By now, I think you would also agree that things are not clear as it should have been (Sigh!). I guess the differences in view gives room for everyone to think and ponder about some terminology in dance that have been taken for granted. The above discussion also borders to some extent of Aryan invasion theory, which I think is beyond to scope of this post.

Around the time of Silapadikkaram, it seems a sort of codification arose for dance, since the chapter Arangetru Kadhai, describes dance practice that can be traced back to Natya shastra.  This leads to the conclusion made by Dr. Padma Subrahmanyam that “it marks the starting point of percolation of Natya shastra in Tamil culture”. For example:

  1. Pindi = group dances, are described in Pindibandhas
  2. Pinayal = chaining, described as Srinkhalika
  3. Ezhir Kai (grace hand) = describing the hastas a.k.a. mudras
  4. Tozhir Kai (Work hand or hands denoting specific meaning) = describing Abhinaya Hastas.

Dr. Padma Subrahmanyam ascertains that in order to relate the dance practices mentioned in old tamil texts, one has to turn to Natya shastra only. However, given the evidence of other tamil texts that describe dance practices (Pancha marabu and Koothanool that predates Silapadikkaram) there is high possibility that it need not be so.  Ilango uses the word “Naatiya nannool”, when describing the dance of Madhavi. That she strictly followed the rules according to “Naatiya nannool” lead the king to award her the title “Talaikkol”. Dr. Padma Subrahmanyam says “Is it not logical to conclude that the naatiyanannool is Bharata’s natyashastra for, if it was some work in Tamil, it would have been called Koottanool and not naattiyanannool?” It is logically assumed that Naatiya nannool and Natya shastra are one and the same. It is not explicitly mentioned that Bharata was the author of Naatiya nannool.

One interesting sentence in the article is “While prescribing the styles for various peoples of Bharatvarsha, Bharata takes into consideration the regional tastes and recommends Kaisiki for South India. He calls it the Dakshinatya Pravrtti or Souther sub-style”.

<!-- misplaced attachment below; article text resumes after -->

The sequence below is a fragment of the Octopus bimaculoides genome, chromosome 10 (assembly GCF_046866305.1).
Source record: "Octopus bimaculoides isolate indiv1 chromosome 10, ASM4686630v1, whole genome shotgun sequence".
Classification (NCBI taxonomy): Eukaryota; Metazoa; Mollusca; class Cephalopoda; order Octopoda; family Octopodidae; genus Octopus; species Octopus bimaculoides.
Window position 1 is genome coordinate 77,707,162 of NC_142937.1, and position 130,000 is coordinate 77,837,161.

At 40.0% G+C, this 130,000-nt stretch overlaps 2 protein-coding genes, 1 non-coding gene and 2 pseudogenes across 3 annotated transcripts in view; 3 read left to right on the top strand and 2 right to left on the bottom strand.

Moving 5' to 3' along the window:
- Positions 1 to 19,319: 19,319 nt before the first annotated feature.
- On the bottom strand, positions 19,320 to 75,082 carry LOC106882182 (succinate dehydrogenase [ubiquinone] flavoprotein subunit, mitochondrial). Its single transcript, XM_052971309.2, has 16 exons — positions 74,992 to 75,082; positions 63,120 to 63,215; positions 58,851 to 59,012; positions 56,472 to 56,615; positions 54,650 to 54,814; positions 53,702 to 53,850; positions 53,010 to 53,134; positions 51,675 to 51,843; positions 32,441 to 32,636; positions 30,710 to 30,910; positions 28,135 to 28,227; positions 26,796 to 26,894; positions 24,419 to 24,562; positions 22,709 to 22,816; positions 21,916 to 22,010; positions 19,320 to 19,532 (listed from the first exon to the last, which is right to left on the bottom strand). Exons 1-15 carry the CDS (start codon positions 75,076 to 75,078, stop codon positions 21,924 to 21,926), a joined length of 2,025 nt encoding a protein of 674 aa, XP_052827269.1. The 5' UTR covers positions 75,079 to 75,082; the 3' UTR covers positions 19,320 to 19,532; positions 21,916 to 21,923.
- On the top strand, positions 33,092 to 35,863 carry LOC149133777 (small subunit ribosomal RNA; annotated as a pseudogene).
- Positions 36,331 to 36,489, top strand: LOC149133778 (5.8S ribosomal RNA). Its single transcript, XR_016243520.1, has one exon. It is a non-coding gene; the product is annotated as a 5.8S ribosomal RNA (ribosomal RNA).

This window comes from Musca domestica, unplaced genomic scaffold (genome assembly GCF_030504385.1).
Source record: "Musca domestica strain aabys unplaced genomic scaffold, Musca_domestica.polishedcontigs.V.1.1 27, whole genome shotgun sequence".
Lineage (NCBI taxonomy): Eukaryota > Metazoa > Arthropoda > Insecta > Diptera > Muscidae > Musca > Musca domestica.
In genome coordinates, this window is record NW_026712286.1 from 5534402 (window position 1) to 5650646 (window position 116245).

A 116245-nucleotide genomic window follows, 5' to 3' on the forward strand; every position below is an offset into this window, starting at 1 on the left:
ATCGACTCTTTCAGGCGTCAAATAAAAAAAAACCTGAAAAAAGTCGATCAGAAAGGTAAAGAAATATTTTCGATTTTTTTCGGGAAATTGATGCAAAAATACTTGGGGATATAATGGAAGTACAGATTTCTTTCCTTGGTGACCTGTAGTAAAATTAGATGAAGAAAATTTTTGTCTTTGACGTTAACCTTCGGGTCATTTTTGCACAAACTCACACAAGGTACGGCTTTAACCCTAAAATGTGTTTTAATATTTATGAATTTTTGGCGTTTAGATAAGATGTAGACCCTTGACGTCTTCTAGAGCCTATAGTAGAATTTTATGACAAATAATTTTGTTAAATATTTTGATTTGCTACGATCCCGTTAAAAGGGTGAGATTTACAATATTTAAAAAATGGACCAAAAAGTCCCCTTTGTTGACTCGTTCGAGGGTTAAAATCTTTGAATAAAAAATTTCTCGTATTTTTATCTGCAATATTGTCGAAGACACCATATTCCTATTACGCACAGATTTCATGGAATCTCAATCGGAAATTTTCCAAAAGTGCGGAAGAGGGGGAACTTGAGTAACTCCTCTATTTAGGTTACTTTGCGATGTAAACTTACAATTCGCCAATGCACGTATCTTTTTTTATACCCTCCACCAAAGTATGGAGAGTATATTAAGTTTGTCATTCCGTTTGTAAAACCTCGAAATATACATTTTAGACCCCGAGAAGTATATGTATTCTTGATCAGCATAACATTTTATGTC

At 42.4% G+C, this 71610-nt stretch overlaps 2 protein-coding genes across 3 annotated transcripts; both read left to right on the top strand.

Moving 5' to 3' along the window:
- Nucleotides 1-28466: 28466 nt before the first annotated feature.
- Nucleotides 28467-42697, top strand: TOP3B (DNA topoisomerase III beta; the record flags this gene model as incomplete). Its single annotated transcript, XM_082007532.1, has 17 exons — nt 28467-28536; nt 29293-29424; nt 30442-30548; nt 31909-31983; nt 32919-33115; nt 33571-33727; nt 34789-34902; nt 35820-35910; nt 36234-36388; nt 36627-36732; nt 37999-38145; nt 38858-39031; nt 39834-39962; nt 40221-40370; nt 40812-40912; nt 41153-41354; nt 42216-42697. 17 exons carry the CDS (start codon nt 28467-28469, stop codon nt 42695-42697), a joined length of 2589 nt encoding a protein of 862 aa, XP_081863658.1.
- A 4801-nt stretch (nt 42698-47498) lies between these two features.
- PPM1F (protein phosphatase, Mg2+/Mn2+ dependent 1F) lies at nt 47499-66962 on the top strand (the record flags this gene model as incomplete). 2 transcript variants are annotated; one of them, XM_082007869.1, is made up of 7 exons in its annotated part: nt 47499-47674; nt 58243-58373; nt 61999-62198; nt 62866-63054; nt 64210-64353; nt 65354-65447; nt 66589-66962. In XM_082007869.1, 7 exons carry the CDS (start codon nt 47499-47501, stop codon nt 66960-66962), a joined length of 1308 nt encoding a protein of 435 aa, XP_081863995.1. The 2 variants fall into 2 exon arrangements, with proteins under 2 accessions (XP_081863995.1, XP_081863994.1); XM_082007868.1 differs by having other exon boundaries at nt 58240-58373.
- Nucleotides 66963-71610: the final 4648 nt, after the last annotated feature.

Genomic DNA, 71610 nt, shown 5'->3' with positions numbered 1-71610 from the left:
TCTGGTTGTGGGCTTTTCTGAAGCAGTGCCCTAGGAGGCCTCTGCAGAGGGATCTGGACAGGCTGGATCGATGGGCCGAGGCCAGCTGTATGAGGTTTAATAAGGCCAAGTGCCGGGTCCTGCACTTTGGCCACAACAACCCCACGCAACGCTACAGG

In a recent interview with Dr. Nagaswamy about his recent book titled “Mirror of Tamil and Sanskrit” he comments on the impact of Sanskrit on Tamil culture. On Silapadikaram, he says:

Silappadikaram is only a Nadaga Kavya, not an epic as it is made out to be. It is purely creative poetry for the purpose of dance. “I’m using it to mirror society,” says the author Ilango Adigal. Silappadikaram consists of three cantos. Each end-poem describes what is contained in the canto. And that is based on the particular virutti. This is the Sanskrit influence for it is present in Natya Sastra.

The Vedic mode of worship was followed in the time of Silappadikaram. Natya Sastra was the basis of aesthetics of music, dance and literature. In turn, Tamil Kavyas were translated into Sanskrit – it was a two-way or reciprocal relationship

More of the interview here:

Some questions to ponder:

  1. It is true that Natya shastra was known to people in the South, but did it accept the regional forms into its structure or did the regional forms adapted the rules from NS at a latter point of time?
  2. The Dakshinatya Pravritti recommended to Southern parts, is that the one followed by Madhavi and others in Silapadikkaram?
  3. The region called as South as Bharata, is that the South India as we know now?


  1. Tolkappiyam, although presumed to be written by a single author(?) the later additions and interpolations make it difficult to date it.


  1. The date of Tolkapiyam: A Retrospect by B.G.L. Swamy Annals of Oriental Research (Madras), Silver Jubilee Volume: 292-317.
  2. Tamil Love Poetry and Poetics by Takanobu Takahashi, 1995.
  4. A Dictionary of Indian Literature: Beginnings-1850 By Sujit Mukherjee, 1999
  5. History of Indian Theatre by Manohar Laxman Varadpande, 1987